Research on "Undermatching"
For the past several years, a new term has found its way into the lexicon of higher education. “Undermatching” describes the situation where students enroll in colleges that are less selective than those they might aspire to based on their academic qualifications.
Some analyses indicate that this phenomenon is more prevalent with lower income students. Statistics seem to show that these highly talented students are enrolling in less selective institutions even though they could succeed at the best colleges in the country. More recently, there is research that these students also have lower graduation rates and decreased satisfaction in their educational experience.
Needless to say, most of the literature concludes that “undermatching” is a bad thing. For these students, they may miss the opportunity to be fully challenged academically and to have access to a wide and deep range of resources, programs and services typically available at highly selective institutions.
But a recent study provides a more complete analysis and a balanced interpretation of this phenomenon. “Selectivity and the College Experience: How Undermatching Shapes the College Experience Among High-Achieving Students” was authored by Kevin J. Fosnacht, a research analyst at the National Survey for Student Engagement. His findings were presented recent Annual Meeting of the American Educational Research Association in early April.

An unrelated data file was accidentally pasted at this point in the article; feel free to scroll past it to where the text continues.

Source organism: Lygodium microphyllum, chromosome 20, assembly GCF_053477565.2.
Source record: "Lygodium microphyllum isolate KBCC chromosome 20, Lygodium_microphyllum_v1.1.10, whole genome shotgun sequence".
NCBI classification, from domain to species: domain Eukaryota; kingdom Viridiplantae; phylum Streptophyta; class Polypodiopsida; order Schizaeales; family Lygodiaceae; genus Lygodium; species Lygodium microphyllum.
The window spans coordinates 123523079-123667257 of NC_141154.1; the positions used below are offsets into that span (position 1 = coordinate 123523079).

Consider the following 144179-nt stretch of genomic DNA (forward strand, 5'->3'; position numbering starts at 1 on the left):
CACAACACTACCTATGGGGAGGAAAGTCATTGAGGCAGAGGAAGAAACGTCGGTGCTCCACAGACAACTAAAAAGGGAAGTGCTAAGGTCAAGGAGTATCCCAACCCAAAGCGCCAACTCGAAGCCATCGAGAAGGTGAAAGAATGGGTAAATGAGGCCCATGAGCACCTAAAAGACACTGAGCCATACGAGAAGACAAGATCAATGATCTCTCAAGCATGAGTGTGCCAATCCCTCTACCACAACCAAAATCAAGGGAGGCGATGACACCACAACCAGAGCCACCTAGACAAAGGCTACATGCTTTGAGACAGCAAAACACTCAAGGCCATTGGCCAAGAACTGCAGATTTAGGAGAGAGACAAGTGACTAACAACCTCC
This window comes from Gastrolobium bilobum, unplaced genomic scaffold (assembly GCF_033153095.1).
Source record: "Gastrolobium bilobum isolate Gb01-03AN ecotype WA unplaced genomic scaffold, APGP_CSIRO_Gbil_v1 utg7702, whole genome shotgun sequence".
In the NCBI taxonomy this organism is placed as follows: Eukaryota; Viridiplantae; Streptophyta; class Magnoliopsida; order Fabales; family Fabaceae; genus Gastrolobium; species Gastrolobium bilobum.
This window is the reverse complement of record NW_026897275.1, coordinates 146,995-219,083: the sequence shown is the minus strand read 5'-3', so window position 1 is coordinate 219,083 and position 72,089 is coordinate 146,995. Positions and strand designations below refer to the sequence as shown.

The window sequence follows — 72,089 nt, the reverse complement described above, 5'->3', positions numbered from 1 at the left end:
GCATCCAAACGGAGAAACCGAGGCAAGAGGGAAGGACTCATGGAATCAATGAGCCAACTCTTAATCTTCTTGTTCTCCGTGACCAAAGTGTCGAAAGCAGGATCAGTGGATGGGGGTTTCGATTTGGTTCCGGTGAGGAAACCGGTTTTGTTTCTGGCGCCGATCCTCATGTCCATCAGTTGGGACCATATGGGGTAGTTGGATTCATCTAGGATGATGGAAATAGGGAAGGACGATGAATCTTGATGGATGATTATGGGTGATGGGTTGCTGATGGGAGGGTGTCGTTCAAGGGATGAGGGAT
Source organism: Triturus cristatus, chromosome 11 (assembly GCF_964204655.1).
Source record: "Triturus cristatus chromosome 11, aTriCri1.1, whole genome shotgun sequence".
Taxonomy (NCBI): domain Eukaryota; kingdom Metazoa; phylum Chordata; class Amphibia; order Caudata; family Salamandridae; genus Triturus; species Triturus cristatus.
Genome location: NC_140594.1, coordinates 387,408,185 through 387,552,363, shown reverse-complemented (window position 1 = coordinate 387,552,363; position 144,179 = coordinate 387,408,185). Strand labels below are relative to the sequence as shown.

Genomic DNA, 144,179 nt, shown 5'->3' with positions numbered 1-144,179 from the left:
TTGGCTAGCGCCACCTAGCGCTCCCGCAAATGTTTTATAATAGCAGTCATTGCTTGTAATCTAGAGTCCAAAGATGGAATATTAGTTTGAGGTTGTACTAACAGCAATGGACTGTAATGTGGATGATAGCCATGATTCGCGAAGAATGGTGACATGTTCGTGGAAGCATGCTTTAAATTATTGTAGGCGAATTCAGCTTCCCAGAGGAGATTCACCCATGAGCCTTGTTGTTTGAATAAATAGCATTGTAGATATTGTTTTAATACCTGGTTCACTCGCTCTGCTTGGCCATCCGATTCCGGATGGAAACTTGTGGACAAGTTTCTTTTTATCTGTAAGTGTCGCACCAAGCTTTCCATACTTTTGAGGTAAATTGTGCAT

Fosnacht study confirmed that “undermatched” students experienced a less challenging academic environment. They also had a lower opinion of their college. According to Fosnacht, these findings could explain why these students also have lower graduation rates.
But Fosnacht also discovered that there are a number of positive factors related to “undermatching.” He found that these students are more likely to engage in “active and collaborative learning activities.” He also concluded that these students have more frequent interactions with faculty members.
These findings are important because of the plethora of research supporting the correlation between high quality education and both active/collaborative learning and faculty interactions. Students can have a great educational experience at any institution, regardless of selectivity.
The issue of “undermatching” has become political with calls from the President and the Department of Education for selective institutions to work to eliminate “undermatching”. The primary solution suggested is to make highly selective institutions more affordable for lower income/high ability students.
But the term reveals the most important factor … the match. Students do best when they attend the college that is the best fit … academically, socially, culturally, financially, spiritually, etc. “Undermatching” suggests that students are being underserved if they enroll in a college that may be less selective than their academic record suggests.
However, it seems to me that the most important statistic is student success academically. Every college has the responsibility to challenge each and every student to reach her or his academic potential. A quality educational experience is the match that counts.
NOTE: This blog will not appear for the next two weeks because of the Easter break. It will return on Monday, April 28, 2014.
(As always, your comments and questions are welcome.)